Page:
In his introduction to We Are Still Married, Garrison Keillor gives as a reason for the book: a need to show his audience that he did not become lazy when he quit his radio show and moved to Denmark. Although the seventy-six pieces collected here originally appeared in a variety of publications, sometimes under different titles or slightly altered, most were first published in the New Yorker. Some are signed contributions while twenty-one appeared in one of the regular columns.
Keillor has always considered himself a writer, not a radio personality, and he admits that it was difficult doing the radio show all those years. By the time this book came out, he was working again at the New Yorker and rejoicing “to be back among paper” (xvi). Even so, some of the stories and poems had their genesis on A Prairie Home Companion, his radio show.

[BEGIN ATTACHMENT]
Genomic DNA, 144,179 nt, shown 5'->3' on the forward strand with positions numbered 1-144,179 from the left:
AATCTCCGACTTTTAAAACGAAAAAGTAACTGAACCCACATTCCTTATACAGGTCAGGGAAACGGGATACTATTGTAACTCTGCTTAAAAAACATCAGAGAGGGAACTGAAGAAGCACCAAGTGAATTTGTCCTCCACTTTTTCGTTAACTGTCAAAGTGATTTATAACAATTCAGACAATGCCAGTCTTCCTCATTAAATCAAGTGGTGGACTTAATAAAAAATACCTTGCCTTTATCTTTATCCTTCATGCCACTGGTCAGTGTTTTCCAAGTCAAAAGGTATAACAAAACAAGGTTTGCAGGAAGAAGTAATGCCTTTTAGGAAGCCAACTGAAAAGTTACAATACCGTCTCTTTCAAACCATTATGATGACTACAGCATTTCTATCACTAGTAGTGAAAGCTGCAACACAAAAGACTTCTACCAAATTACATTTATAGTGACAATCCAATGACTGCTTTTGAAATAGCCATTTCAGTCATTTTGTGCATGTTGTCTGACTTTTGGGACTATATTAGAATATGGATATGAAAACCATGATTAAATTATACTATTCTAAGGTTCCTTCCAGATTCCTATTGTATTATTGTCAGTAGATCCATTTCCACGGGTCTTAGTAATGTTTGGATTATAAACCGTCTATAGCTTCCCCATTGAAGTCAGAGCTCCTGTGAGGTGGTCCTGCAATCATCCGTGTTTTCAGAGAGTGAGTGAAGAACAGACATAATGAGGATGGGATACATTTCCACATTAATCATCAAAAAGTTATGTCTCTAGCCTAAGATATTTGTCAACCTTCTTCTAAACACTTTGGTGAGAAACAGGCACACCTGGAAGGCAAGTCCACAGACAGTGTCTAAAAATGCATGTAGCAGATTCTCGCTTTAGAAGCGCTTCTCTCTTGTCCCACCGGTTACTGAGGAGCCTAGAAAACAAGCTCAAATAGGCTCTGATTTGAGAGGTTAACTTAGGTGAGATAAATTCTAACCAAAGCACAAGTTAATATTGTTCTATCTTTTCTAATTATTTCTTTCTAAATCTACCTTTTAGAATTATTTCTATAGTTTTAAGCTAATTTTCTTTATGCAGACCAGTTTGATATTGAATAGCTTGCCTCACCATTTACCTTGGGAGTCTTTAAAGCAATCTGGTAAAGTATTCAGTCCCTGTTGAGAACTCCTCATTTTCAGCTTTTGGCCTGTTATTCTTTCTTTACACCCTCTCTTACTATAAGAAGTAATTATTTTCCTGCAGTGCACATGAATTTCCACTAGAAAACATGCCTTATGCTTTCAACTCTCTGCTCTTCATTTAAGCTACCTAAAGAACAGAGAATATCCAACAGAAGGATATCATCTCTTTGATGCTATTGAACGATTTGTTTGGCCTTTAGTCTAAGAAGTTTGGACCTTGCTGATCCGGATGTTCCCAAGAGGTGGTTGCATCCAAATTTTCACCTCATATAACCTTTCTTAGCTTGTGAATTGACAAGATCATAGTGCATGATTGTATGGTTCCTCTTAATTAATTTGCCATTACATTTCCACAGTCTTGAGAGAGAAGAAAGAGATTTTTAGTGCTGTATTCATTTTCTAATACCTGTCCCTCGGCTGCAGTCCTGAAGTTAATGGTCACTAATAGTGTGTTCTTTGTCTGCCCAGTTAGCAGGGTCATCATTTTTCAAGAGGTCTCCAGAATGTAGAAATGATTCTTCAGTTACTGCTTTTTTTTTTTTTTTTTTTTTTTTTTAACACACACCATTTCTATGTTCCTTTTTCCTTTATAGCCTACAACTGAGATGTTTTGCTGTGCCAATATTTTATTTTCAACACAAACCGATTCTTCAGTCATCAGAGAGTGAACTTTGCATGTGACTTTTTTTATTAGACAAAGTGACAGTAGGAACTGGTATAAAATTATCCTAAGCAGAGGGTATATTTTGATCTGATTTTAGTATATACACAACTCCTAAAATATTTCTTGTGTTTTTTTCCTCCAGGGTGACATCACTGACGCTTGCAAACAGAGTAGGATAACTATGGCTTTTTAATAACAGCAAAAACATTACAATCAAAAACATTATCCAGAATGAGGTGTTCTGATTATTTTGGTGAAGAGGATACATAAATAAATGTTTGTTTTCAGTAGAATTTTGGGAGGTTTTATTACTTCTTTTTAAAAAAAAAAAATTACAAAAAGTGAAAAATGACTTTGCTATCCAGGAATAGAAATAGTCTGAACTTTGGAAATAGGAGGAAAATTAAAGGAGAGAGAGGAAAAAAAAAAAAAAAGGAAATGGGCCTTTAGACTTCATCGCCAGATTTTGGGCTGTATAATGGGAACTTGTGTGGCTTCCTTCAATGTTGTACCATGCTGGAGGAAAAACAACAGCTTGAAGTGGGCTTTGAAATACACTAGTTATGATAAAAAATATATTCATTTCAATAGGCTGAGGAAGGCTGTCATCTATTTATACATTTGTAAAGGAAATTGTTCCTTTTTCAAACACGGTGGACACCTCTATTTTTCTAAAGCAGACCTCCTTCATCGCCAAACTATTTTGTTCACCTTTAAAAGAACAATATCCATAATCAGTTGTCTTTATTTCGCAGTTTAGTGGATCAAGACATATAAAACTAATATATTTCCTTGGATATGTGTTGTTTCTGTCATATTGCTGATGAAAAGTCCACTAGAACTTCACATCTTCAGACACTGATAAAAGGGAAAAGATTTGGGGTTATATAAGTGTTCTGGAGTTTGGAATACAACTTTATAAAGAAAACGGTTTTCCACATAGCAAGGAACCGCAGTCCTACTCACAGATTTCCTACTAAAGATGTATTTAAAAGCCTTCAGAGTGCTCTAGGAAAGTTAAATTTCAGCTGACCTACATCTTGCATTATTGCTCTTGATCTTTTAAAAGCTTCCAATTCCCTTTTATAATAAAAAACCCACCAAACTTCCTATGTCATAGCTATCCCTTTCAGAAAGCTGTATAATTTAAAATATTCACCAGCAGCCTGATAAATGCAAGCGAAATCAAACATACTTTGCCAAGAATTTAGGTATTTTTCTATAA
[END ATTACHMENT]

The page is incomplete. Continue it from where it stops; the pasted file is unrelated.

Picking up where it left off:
The book is divided into five sections. On first glance, the reader assumes the pieces are grouped according to genre. “House Poems” is a collection of poetry and “Stories” does indeed contain stories. “Letters,” however, contains nothing in letter format while “The Lake” is organized around the subject of Lake Wobegon and does have letters.
Nonetheless, organization is irrelevant to appreciation of the volume. Keillor’s wit takes all forms here, and in this collection one can find something for every taste.